Israeli pure-play foundry TowerJazz has introduced a new CMOS image sensor technology manufacturing process based on stacked deep photodiode, enabling chipmakers to achieve very high near infrared (NIR) sensitivity and low cross-talk.
TowerJazz says the CMOS image sensor technology will be used across its fabs worldwide, including its 12-inch facility in Uozu, Japan, its 110 nm fab in Arai, Japan, and its 180 nm fab in Migdal Haemek, Israel. Using this pixel structure, sensors manufactured will be able to perform well even in very low-light conditions. They will work in applications such as 3-D gesture recognition and gesture control for the consumer, security, automotive and industrial sensors markets, the foundry says.
Near infrared is becoming a more popular choice in 3-D gesture recognition applications and in automotive active vision applications in order to offer better visibility in harsh weather conditions. It allows each pixel to measure the time it takes for the light to exit an NIR laser as a light source, reach the object and reflect back to the sensor. TowerJazz says it is extremely difficult to achieve both high sensitivity and high resolution (low cross talk) using NIR.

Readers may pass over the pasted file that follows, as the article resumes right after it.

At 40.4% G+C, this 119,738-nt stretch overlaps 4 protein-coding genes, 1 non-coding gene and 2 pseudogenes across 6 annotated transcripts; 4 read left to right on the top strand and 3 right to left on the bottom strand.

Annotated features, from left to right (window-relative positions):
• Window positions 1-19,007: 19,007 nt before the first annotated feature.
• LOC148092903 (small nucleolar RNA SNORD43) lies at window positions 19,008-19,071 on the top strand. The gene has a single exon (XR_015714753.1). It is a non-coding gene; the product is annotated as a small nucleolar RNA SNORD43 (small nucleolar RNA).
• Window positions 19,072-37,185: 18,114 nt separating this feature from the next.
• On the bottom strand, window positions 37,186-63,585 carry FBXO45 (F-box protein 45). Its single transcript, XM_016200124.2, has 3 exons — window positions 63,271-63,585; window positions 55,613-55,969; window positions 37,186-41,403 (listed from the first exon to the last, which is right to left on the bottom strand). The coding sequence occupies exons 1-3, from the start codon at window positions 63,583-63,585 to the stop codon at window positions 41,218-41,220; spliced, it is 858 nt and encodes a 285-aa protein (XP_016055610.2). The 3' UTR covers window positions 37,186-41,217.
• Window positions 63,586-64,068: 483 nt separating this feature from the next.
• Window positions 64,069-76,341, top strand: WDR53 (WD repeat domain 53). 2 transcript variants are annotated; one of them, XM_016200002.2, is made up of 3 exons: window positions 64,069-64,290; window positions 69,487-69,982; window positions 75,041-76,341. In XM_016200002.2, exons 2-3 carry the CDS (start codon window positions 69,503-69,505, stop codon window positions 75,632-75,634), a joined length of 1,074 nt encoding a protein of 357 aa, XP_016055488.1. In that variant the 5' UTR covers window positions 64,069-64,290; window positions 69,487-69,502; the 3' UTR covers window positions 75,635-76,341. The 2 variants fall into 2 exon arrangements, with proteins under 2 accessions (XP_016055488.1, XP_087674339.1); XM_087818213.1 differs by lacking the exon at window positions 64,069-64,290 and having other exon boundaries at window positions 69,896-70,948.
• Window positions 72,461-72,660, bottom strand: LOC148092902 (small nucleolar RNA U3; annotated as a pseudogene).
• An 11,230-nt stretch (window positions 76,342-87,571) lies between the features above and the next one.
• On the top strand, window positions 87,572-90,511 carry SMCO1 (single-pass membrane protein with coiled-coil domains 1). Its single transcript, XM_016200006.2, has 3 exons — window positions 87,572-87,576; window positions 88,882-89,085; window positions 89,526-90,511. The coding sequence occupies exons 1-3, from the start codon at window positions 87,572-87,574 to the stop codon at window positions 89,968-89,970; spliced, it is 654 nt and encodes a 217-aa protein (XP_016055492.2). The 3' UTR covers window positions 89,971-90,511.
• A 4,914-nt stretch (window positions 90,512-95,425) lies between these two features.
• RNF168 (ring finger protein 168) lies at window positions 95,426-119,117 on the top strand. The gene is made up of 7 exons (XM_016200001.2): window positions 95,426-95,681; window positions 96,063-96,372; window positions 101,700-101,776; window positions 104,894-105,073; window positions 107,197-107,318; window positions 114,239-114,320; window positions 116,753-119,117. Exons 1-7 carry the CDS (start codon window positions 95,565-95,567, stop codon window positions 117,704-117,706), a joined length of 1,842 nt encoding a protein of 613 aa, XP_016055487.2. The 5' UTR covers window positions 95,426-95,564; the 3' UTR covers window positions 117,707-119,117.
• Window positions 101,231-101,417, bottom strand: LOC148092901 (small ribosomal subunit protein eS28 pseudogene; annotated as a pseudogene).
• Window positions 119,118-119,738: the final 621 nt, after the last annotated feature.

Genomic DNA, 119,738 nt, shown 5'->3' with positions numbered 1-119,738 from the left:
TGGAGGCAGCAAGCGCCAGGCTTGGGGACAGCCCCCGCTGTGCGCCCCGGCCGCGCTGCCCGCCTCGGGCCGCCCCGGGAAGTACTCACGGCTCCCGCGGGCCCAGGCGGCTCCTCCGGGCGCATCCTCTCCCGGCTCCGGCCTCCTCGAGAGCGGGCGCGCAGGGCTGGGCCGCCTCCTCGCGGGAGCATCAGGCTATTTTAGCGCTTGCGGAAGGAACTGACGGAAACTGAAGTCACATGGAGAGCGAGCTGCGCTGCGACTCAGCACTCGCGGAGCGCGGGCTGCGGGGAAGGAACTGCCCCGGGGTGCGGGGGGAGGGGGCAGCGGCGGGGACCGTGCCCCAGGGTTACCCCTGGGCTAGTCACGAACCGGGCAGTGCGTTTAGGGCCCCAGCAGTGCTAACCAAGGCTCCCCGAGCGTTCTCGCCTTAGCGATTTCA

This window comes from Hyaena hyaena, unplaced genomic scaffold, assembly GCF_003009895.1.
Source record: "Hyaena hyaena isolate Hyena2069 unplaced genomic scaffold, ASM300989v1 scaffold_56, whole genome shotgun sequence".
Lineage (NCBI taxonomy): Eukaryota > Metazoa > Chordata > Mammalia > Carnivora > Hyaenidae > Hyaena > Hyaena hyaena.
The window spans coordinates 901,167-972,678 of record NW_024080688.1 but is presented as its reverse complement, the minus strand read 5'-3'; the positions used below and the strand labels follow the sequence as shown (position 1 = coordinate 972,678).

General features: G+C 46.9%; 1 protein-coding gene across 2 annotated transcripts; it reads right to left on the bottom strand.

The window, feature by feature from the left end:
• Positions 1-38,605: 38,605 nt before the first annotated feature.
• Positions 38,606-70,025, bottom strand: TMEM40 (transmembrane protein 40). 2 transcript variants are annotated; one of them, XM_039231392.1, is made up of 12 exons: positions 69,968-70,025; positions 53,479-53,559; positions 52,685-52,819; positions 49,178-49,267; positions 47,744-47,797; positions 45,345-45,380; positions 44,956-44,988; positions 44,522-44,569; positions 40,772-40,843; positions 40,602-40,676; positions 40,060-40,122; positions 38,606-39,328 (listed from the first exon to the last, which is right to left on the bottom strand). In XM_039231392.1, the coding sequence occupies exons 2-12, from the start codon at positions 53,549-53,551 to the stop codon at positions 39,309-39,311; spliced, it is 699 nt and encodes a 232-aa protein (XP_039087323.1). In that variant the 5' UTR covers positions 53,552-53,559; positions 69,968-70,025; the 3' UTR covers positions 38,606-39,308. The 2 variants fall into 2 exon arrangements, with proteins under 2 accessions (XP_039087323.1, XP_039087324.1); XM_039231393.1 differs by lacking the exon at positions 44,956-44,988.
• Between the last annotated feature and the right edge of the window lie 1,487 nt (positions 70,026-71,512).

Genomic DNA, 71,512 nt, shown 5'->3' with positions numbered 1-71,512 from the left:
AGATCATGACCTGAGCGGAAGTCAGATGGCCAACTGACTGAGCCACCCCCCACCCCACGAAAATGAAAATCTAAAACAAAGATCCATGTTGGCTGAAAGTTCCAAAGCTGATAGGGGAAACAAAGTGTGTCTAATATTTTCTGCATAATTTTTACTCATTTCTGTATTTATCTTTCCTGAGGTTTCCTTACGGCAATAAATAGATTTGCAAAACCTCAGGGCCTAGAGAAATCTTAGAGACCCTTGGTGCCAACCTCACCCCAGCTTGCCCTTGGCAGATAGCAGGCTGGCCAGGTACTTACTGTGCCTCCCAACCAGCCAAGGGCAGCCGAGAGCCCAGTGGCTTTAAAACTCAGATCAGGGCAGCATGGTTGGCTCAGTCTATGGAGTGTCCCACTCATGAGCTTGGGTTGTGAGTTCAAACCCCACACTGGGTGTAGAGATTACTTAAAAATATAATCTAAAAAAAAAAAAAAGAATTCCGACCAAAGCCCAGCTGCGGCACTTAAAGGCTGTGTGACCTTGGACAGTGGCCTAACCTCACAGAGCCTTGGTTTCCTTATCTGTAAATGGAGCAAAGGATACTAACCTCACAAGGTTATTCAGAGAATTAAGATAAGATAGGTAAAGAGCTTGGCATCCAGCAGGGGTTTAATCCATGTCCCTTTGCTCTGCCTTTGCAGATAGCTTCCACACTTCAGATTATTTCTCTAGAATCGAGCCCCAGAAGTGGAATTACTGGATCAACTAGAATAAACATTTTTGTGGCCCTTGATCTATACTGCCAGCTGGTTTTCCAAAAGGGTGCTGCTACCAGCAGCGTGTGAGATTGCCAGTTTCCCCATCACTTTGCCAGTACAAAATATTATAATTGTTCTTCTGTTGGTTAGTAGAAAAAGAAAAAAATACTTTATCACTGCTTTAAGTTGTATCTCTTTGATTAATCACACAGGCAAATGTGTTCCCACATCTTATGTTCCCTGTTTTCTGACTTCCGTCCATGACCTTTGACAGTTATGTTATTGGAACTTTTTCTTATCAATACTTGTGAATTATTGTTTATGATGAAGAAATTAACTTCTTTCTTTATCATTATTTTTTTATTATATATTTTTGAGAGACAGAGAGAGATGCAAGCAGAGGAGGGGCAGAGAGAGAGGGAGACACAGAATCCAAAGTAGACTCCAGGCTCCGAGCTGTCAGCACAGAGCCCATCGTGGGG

Using a stacked deep photodiode process allows for very dark current values, even at elevated temperatures—something that is a necessity in the automotive market—compared to other current solutions that use thick epi on p-type substrate, which creates low resolution, the foundry says.
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